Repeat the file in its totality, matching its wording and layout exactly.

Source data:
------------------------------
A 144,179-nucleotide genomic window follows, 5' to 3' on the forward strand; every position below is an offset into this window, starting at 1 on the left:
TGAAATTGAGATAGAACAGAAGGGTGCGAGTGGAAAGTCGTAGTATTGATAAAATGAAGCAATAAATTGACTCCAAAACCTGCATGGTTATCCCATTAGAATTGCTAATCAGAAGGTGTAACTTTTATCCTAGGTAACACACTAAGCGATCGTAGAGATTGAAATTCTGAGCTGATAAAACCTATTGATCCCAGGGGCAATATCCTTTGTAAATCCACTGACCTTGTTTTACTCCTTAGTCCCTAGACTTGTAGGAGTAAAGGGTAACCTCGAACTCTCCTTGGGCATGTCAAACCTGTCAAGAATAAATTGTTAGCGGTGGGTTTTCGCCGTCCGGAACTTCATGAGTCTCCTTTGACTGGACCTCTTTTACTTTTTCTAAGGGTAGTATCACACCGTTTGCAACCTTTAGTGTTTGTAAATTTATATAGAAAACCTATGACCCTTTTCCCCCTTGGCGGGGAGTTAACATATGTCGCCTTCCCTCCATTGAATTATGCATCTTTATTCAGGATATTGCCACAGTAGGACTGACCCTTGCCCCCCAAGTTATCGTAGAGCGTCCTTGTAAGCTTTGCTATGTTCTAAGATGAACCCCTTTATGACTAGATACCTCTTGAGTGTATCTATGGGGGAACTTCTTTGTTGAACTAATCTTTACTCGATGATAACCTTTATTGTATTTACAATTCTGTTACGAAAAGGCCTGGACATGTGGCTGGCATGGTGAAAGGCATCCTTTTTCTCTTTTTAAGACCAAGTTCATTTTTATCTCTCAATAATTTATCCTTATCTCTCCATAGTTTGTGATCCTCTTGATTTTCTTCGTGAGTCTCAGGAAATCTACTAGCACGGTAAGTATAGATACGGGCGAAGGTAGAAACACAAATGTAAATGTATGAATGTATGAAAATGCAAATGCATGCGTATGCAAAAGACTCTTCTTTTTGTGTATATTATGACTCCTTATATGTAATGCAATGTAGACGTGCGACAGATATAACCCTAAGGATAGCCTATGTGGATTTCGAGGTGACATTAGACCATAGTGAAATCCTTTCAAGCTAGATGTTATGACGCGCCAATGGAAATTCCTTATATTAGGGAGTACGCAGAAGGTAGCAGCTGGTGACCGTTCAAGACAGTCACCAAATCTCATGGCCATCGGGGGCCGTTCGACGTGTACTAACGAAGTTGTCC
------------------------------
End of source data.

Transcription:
A 144,179-nucleotide genomic window follows, 5' to 3' on the forward strand; every position below is an offset into this window, starting at 1 on the left:
TGAAATTGAGATAGAACAGAAGGGTGCGAGTGGAAAGTCGTAGTATTGATAAAATGAAGCAATAAATTGACTCCAAAACCTGCATGGTTATCCCATTAGAATTGCTAATCAGAAGGTGTAACTTTTATCCTAGGTAACACACTAAGCGATCGTAGAGATTGAAATTCTGAGCTGATAAAACCTATTGATCCCAGGGGCAATATCCTTTGTAAATCCACTGACCTTGTTTTACTCCTTAGTCCCTAGACTTGTAGGAGTAAAGGGTAACCTCGAACTCTCCTTGGGCATGTCAAACCTGTCAAGAATAAATTGTTAGCGGTGGGTTTTCGCCGTCCGGAACTTCATGAGTCTCCTTTGACTGGACCTCTTTTACTTTTTCTAAGGGTAGTATCACACCGTTTGCAACCTTTAGTGTTTGTAAATTTATATAGAAAACCTATGACCCTTTTCCCCCTTGGCGGGGAGTTAACATATGTCGCCTTCCCTCCATTGAATTATGCATCTTTATTCAGGATATTGCCACAGTAGGACTGACCCTTGCCCCCCAAGTTATCGTAGAGCGTCCTTGTAAGCTTTGCTATGTTCTAAGATGAACCCCTTTATGACTAGATACCTCTTGAGTGTATCTATGGGGGAACTTCTTTGTTGAACTAATCTTTACTCGATGATAACCTTTATTGTATTTACAATTCTGTTACGAAAAGGCCTGGACATGTGGCTGGCATGGTGAAAGGCATCCTTTTTCTCTTTTTAAGACCAAGTTCATTTTTATCTCTCAATAATTTATCCTTATCTCTCCATAGTTTGTGATCCTCTTGATTTTCTTCGTGAGTCTCAGGAAATCTACTAGCACGGTAAGTATAGATACGGGCGAAGGTAGAAACACAAATGTAAATGTATGAATGTATGAAAATGCAAATGCATGCGTATGCAAAAGACTCTTCTTTTTGTGTATATTATGACTCCTTATATGTAATGCAATGTAGACGTGCGACAGATATAACCCTAAGGATAGCCTATGTGGATTTCGAGGTGACATTAGACCATAGTGAAATCCTTTCAAGCTAGATGTTATGACGCGCCAATGGAAATTCCTTATATTAGGGAGTACGCAGAAGGTAGCAGCTGGTGACCGTTCAAGACAGTCACCAAATCTCATGGCCATCGGGGGCCGTTCGACGTGTACTAACGAAGTTGTCC